I believe the answer lies in the saying, “Make for yourself a teacher and acquire for yourself a friend.” In my interpretation, this saying suggests that having a friend is more important than having a teacher, but why? A teacher will give you advice, which you may or may not take. A true friend, however, will give you truth over flattery, will call you out when you behave poorly, and will push you to return to your values. A true friend will redirect you back to the best version of yourself, even when it’s difficult for them to do so.

One of our biggest problems today is that we constantly surround ourselves with “yes” people, with those who appease our ego or irrationality because it’s easier. While there may be no ill-intent in their actions, they do not constitute a real friend, the kind who will challenge us and help us grow beyond, and despite, our weaknesses. Though many of us have a surplus of people who make us feel good, we are in a shortage of friends who help us be good.

Creating change requires ambition, stamina, and a willingness to be wrong. It requires us to practice radical honesty and humility and to surround ourselves with those who do the same. These are not easy tasks, yet, they are necessary to create the change we, and our communities, need and deserve. After all, none of us want to be likened to “The Emperors New Clothes”. To spare him any embarrassment or to avoid retribution, no one told the poor emperor that he was parading around naked. Clearly, that did no good for anyone.

So, I would like to suggest that all of us, especially those in positions of leadership, include at least one person in our communities who is committed to these principles. Who we trust has our best interest in mind, who loves us unconditionally, and who will tell us when we’ve begun to fall off the path. Moreover, I suggest that we listen to them objectively, with an open mind, and with our egos set aside. Enough “yes” people in our lives, for someone who really loves you is willing to tell you the truth!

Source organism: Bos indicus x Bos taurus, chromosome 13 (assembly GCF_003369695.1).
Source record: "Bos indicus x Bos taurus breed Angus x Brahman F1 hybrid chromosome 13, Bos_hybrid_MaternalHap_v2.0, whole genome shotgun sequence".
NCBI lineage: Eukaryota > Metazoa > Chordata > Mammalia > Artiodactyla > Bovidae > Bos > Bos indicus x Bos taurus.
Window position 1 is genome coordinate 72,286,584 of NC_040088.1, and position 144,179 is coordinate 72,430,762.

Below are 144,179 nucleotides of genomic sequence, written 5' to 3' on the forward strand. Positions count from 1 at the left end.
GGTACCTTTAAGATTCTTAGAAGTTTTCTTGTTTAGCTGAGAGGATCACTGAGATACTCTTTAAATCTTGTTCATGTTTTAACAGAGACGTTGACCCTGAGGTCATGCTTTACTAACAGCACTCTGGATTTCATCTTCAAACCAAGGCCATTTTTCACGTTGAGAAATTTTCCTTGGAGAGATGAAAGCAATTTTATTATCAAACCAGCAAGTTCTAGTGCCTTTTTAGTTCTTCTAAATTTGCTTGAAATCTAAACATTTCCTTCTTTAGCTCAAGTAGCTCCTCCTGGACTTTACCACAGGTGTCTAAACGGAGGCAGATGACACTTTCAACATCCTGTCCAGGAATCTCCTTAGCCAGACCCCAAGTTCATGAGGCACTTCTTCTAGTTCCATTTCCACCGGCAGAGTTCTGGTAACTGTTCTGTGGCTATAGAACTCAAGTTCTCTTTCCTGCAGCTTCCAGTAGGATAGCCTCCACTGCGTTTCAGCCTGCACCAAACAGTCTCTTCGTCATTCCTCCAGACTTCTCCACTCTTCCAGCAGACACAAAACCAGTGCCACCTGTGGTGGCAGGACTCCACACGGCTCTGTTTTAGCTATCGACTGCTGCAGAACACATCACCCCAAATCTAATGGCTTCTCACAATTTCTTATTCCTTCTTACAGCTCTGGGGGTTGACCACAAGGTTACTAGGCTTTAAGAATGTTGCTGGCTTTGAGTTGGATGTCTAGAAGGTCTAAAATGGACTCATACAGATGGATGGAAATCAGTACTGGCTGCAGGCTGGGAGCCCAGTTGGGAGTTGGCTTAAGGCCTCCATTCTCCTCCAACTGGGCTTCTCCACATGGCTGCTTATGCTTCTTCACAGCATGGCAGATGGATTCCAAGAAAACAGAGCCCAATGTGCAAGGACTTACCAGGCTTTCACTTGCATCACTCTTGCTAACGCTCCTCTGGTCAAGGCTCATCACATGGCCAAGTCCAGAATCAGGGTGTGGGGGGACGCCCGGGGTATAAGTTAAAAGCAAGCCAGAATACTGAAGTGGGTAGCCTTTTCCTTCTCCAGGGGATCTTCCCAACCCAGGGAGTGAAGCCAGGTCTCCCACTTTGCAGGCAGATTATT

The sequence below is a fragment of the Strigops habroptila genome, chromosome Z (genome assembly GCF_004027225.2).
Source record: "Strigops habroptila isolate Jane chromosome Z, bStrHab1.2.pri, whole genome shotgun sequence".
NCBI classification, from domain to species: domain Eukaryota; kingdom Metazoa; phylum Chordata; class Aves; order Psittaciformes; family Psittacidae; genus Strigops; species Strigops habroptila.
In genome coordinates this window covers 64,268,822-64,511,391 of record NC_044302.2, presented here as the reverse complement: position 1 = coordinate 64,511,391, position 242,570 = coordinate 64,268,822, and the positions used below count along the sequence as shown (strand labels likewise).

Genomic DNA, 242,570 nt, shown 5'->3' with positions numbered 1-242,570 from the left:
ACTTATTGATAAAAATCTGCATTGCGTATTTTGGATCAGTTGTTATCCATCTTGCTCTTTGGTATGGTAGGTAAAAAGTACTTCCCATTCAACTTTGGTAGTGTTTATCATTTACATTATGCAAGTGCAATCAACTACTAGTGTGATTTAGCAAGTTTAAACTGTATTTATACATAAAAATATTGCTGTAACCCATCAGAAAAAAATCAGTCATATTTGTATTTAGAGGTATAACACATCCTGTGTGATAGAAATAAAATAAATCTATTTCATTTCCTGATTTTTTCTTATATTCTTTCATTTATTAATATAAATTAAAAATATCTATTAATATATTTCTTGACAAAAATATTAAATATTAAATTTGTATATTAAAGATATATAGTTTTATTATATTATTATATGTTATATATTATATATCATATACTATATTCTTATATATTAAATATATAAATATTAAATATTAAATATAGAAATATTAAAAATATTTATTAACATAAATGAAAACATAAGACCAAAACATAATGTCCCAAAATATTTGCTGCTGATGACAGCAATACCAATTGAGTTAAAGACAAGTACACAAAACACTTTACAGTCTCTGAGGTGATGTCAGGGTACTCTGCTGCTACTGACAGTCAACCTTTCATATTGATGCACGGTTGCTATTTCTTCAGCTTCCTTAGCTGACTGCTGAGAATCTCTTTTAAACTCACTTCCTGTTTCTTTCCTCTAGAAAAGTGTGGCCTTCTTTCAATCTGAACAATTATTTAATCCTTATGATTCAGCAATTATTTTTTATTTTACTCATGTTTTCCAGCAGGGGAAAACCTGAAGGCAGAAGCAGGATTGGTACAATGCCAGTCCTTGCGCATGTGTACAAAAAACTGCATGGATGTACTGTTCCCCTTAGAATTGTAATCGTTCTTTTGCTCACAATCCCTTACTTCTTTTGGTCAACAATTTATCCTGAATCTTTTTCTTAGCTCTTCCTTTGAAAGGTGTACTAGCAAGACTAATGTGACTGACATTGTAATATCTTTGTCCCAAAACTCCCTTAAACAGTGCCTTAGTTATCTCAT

~Asher Gottesman, CEO & Founder of Transcend Recovery Community

Behind Our Masks by CEO & Founder Asher Gottesman

Outside vs Inside therapeutic art by members of the Transcend Recovery Community

Do the masks we wear keep us from our truth? Are they a false portrayal of who we really are? Or can the safety of being behind a mask help you to reveal your true self?

In almost every religion there is a holiday or time of year where it is customary to wear a mask, to dress up, to basically project a different “face”, or, to show a different side of ourselves. Isn’t it ironic that we “cover” our face to unleash perhaps, another/the “real” side of ourselves?

I’m reminded of a proverb that states that a man’s true personality comes out in three ways: 1- when he is drunk, 2-when he is angry, and 3- in how he deals with money. When someone is drunk, he/she is uninhibited and unafraid to express their true feelings or beliefs. When one is angry, they have lost control, and again, you see their true colors. With money, as we know all too well, we sometimes love our money more than anything!